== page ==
Last year's Blizzcon was tremendously popular. So much so that their servers were unable to handle the strain of fans competing for 15,000 available tickets. This year, Blizzard was more prepared; they made an additional 5,000 tickets available and set up a queue so that the transaction servers weren't overwhelmed. CEO Mike Morhaime said during the keynote address that if you weren't able to get into the queue within 30 seconds of its opening, the tickets were sold out before your turn came. Tens of thousands more chose to order the pay-per-view coverage, demonstrating the extraordinary enthusiasm felt for Blizzard's games. Their presentations didn't disappoint. Read on for details on the status of StarCraft II, Diablo III, World of Warcraft: Cataclysm, and the new Battle.net. It's divided into sections by game in case you're only interested in one or two of them.
does not have the electrolytes data centers crave.
Johnny Halliday stands to make a tidy penny here.
This is great news for the small percentage of movies that get theatrical release. But DVD numbers are in the toilet, and that's a critical revenue stream for all your low budget and indie stuff. I'm loathe to imply that piracy does or doesn't have anything to do with the problem but this article does not paint an accurate picture of where the movie business is at.
Do you think any American port is going to welcome a fleet of armed foreign merchantmen? Unlikely. The same holds worldwide. These guys are in the commerce business and the hassle this plan would create is probably worth more than the occasional ransom.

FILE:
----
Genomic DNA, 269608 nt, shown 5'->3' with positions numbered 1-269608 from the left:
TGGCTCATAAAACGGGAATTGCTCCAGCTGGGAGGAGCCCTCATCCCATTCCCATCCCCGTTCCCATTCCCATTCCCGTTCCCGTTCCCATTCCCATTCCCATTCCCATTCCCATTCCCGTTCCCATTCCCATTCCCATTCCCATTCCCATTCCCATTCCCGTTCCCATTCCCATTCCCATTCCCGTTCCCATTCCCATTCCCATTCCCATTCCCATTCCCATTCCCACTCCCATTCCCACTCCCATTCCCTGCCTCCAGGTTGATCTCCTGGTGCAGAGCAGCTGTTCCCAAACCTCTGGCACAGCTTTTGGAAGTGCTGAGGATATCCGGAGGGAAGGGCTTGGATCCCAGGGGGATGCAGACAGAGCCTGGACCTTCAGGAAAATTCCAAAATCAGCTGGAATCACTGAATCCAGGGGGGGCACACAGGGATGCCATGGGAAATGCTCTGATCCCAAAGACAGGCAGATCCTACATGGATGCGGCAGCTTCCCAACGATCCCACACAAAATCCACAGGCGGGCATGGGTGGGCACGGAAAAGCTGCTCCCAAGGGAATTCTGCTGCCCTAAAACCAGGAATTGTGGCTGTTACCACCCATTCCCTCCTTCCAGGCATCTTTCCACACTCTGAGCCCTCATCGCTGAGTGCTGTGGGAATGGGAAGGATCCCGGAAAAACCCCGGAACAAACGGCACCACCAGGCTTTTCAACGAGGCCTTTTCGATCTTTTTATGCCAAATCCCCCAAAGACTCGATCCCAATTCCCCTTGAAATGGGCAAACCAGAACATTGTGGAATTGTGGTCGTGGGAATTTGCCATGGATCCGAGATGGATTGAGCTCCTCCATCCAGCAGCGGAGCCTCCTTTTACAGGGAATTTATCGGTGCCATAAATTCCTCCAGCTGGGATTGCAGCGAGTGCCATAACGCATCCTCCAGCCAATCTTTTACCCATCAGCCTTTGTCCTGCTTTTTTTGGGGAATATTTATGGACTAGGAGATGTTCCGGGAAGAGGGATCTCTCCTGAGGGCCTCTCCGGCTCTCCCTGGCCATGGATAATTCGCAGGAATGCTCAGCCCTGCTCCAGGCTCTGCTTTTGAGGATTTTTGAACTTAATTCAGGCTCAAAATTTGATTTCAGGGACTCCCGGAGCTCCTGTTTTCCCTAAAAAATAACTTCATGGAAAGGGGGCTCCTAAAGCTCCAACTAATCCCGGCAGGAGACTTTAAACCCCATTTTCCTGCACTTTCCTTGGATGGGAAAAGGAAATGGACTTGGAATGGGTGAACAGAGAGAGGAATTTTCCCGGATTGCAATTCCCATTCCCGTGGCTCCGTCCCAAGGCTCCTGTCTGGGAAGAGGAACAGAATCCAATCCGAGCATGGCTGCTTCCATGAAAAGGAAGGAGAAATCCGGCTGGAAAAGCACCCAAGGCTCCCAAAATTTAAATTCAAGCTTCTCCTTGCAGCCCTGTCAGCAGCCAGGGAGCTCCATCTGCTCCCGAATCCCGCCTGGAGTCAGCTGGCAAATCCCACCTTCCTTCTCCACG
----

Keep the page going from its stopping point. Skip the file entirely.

brumgrunt writes "Den Of Geek wonders if James Cameron's Avatar is heading for a fall, and if it will even be a science fiction film, off the back of the previews shown last week. It writes: 'It seems in Avatar that all this gee-whiz science is merely there to draw the "old crowd" in and provide some kind of rationale for a brightly-coloured fantasy-world which reflects the most emetic of the artwork plastered over teenage girls' MySpace pages.'"
jammag writes "Open source advocate Bruce Perens writes in Datamation about a major court victory for open source: 'An appeals court has erased most of the doubt around Open Source licensing, permanently, in a decision that was extremely favorable toward projects like GNU, Creative Commons, Wikipedia, and Linux.' The case, Jacobsen v. Katzer, revolved around free software coded by Bob Jacobsen that Katzer used in a proprietary application and then patented. When Katzer started sending invoices to Jacobsen (for what was essentially Jacobsen's own work), Jacobsen took the case to court and scored a victory that — for the first time — lays down a legal foundation for the protection of open source developers. The case hasn't generated as many headlines as it should."